The advantage of the E-Flex approach -- where the "E" stands for electric and is the primary traction power driving a vehicle that can include an ethanol-buring internal combustion engine, a biodiesel-fueled engine or hydrogen fuel cell -- is that it allows for a wide range of fuel options beyond petroleum.
Lauckner explains that utilizing electrical energy stored in the Volt's lithium ion battery pack, the vehicle can be driven 40 miles (that's the goal) without utilizing a drop of oil or emitting an ounce of tailpipe pollutants, meeting the daily driving needs of a large percentage of commuters -- 78% by GM estimate.
"That's not an incremental improvement in mpg. Miles per gallon don't even enter into the equation," he says. GM's research finds that 64% of drivers would complete their daily driving needs on battery power alone, and if drivers with longer commutes were able to charge briefly during the work day, this number would increase to 84%.
"When you do all the math to convert kilowatt hours to cost-per-mile, a conventional vehicle that gets around 30 mpg (7.84 liters/100km) costs about 12 cents a mile to operate. An extended range vehicle like the Volt will costs around 2 cents a mile for electricity from the grid. That means the volt will be cheaper to operate than a conventional vehicle by a factor of six."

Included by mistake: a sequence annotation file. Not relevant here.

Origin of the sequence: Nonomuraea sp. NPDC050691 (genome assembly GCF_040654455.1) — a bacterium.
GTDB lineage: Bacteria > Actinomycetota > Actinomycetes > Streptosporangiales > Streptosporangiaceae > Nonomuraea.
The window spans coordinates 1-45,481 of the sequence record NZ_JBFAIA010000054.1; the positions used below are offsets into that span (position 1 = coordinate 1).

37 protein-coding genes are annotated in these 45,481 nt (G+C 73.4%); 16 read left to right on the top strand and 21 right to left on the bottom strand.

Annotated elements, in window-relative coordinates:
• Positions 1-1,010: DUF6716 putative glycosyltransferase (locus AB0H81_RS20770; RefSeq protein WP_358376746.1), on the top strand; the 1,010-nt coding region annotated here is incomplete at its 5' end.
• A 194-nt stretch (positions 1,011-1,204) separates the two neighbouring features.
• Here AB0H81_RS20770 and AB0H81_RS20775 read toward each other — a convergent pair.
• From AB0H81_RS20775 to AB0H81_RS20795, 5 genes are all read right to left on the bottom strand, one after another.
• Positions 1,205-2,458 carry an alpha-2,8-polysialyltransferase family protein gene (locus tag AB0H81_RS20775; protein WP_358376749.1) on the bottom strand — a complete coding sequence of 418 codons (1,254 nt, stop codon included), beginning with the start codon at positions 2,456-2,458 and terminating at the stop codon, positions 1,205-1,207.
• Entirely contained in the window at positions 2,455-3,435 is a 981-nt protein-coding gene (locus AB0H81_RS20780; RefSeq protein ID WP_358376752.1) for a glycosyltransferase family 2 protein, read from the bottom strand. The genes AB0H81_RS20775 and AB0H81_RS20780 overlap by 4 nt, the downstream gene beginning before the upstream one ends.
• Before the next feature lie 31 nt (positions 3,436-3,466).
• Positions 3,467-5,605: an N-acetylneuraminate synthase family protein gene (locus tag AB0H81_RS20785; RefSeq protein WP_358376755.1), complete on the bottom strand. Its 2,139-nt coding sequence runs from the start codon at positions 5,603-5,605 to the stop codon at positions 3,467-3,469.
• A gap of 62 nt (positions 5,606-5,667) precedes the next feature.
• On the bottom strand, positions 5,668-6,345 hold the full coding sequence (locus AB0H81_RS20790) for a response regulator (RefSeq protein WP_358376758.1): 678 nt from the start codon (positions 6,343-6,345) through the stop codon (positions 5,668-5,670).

On the issue of what will the Volt cost, Lauckner reassures the audience that it will come to market at a price that will be "within reach for a lot of customers."
"We placed a huge priority of getting it into production as soon as possible," he stresses. "The whole of General Motors is behind this project." The corporation as some 200 engineers working on the Volt alone, and another 400 on the E-Flex and related systems.
"That's how much stock we place in extended-range electric vehicles." He adds that GM has nothing against the battery electric car, per se. "You'll recall that we did one," he says, referring to the EV1 of the 1990s. The company hopes to ignite the same enthusiasm in Volt customers as the EV1 generated in its time.
Turning to GM's co-development of the advanced lithium-ion batteries for the Volt, he states that testing has shown that the cells will scale up to pack levels that will produce the target 40 miles range. LG Chem and Compact Power have delivered their first prototype packs and tests are encouraging, but Lauckner stresses it's "too early to declare victory" and GM will continue subject both the cells and packs to extensive testing.
The company also decided to develop the car alongside the battery so both will be ready at the same time, itself an out of the ordinary approach for GM because the Volt is "being developed with a sense of urgency."
"It's about leading the industry forward and recapturing General Motor's technological leadership."
Be sure to listen to Mr. Lauckner's presentation in its entirety by using either of the two MP3 players at the top of the page or by downloading the 3.7MB file to your hard drive for transfer to and playback on your favorite MP3 device.